The Director-General of the agency, Mr Mustapha Ahmed, while presenting the document on Friday in Abuja, said that the report would support NEMA’s partners to disseminate early warning messages to the public.
He said that the document was the outcome of the detailed analysis of the Seasonal Climate Prediction and Annual Flood Outlook earlier released by the Nigerian Meteorological Agency (NiMet) and the Nigeria Hydrological Services Agency (NIHSA) respectively.
According to Ahmed, it is important for Nigerians to adopt preventive strategies to avert flooding, as the country is not isolated from its natural and man-made risks.
“Let me also add that it has become imperative for individuals and state governments to take responsibilities toward contributing to disaster management issues within them and not to abandon everything to the government.
“That is why in NEMA we always say that disaster management is everybody’s business.
“The disaster risk management implications we are presenting today is a document carefully prepared by some technical experts.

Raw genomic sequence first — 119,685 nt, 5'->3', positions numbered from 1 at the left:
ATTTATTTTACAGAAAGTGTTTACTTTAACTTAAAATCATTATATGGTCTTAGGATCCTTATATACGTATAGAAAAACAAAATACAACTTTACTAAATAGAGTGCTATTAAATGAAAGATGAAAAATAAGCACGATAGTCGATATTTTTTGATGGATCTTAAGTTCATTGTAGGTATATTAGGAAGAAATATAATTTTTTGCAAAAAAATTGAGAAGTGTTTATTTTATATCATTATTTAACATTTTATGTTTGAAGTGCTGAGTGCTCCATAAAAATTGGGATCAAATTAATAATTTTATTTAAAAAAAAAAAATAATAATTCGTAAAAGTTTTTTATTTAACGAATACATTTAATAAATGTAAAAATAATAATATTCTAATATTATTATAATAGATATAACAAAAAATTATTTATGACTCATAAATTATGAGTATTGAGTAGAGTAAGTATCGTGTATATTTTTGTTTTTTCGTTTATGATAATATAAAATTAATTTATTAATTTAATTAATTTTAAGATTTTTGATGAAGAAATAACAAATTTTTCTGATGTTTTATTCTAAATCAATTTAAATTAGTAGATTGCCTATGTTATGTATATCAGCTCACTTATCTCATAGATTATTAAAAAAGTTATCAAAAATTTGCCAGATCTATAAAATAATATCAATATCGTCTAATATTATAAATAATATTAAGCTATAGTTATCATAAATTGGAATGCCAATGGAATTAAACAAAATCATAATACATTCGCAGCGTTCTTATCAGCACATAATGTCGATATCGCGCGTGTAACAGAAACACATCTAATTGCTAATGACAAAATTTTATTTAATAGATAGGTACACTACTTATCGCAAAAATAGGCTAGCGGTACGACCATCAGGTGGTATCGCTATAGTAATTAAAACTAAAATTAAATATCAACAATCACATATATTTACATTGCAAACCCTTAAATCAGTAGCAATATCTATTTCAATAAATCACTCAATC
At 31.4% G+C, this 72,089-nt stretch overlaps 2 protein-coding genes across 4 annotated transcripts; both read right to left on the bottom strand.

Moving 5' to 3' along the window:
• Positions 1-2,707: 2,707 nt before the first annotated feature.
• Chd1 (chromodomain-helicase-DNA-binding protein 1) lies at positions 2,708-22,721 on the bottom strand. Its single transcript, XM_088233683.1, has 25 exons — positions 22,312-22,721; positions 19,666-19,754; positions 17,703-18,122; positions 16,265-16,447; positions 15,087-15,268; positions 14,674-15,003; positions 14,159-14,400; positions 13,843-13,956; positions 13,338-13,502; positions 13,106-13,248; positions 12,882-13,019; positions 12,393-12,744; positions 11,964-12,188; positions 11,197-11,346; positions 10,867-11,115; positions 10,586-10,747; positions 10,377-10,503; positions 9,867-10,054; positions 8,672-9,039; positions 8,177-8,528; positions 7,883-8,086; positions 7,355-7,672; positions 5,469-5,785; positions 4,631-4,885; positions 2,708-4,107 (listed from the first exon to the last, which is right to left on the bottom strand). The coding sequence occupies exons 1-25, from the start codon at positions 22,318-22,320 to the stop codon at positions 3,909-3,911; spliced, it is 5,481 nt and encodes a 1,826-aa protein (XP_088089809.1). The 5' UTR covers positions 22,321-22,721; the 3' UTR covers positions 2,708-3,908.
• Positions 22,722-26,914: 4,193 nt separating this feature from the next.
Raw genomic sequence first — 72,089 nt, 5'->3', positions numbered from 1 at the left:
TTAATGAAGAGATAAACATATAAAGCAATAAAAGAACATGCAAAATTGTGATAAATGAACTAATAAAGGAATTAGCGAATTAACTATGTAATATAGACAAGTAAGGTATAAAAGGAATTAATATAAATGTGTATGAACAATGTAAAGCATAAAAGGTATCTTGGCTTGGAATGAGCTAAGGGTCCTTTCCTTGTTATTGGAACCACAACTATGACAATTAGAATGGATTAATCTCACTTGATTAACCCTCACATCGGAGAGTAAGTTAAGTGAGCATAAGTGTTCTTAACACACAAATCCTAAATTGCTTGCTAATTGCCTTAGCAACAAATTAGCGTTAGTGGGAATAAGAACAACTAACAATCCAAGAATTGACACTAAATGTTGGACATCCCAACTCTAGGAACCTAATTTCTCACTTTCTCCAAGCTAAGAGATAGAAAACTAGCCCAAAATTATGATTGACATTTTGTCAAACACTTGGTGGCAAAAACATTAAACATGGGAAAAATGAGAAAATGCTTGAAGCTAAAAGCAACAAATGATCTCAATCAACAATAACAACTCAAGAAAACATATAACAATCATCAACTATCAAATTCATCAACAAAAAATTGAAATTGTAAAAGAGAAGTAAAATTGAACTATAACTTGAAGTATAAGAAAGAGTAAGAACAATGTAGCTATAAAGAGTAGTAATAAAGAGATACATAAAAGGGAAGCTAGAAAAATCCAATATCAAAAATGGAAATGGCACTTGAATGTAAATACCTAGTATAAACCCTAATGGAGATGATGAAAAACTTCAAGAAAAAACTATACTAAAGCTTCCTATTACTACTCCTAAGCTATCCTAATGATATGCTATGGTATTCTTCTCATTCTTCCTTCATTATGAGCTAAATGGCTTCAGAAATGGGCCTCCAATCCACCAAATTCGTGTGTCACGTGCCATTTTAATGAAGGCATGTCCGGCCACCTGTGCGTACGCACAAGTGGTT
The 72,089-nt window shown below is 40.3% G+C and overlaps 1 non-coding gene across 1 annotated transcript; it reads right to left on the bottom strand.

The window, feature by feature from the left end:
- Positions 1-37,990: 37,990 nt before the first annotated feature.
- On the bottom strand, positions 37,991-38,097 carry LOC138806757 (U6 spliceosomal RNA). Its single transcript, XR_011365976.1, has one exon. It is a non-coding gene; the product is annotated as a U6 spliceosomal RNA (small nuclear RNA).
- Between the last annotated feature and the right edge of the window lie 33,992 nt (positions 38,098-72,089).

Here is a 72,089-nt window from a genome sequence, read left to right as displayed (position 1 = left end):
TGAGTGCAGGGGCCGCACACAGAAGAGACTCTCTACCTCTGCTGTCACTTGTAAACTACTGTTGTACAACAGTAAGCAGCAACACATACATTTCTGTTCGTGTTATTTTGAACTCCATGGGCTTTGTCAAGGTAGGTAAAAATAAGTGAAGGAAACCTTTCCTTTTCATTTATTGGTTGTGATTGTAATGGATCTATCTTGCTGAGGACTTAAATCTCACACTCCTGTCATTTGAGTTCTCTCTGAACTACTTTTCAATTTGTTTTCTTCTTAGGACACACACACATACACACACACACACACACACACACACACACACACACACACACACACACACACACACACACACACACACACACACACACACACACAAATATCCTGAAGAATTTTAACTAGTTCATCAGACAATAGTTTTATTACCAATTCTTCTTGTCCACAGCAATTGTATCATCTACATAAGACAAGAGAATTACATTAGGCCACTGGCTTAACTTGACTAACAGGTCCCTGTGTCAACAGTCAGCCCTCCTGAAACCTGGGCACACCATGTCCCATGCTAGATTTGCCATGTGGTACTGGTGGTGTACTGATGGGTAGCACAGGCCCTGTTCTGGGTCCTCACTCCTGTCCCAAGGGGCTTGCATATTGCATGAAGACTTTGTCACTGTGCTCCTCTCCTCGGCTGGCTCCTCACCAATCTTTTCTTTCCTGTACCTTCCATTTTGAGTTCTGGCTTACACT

“With useful guides on actions required by the various agencies to prepare, mitigate and respond to extreme occurrences this year,” he said.
In his remarks, the Director-General, NIHSA, Mr Clement Nze, said the objective of early warning messages was to sensitise the nation on the need to embark on preventive measures against flooding.
Nze said it was important to increase enlightenment and sensitisation campaigns for better preparedness on flood mitigation and management, especially in flood risk zones.
On his part, the Director-General of NiMet, Prof. Mansur Matazu, called on relevant stakeholders and policy makers to heed the early warnings as indicated in the document.
The 2022 Annual Flood Outlook released by NIHSA, shows that 233 local government areas in 32 states and the FCT, fall within the highly probable flood risk areas.
NIMET, in its 2022 seasonal climate prediction, predicted a ‘normal to above normal’ rainfall pattern in the country.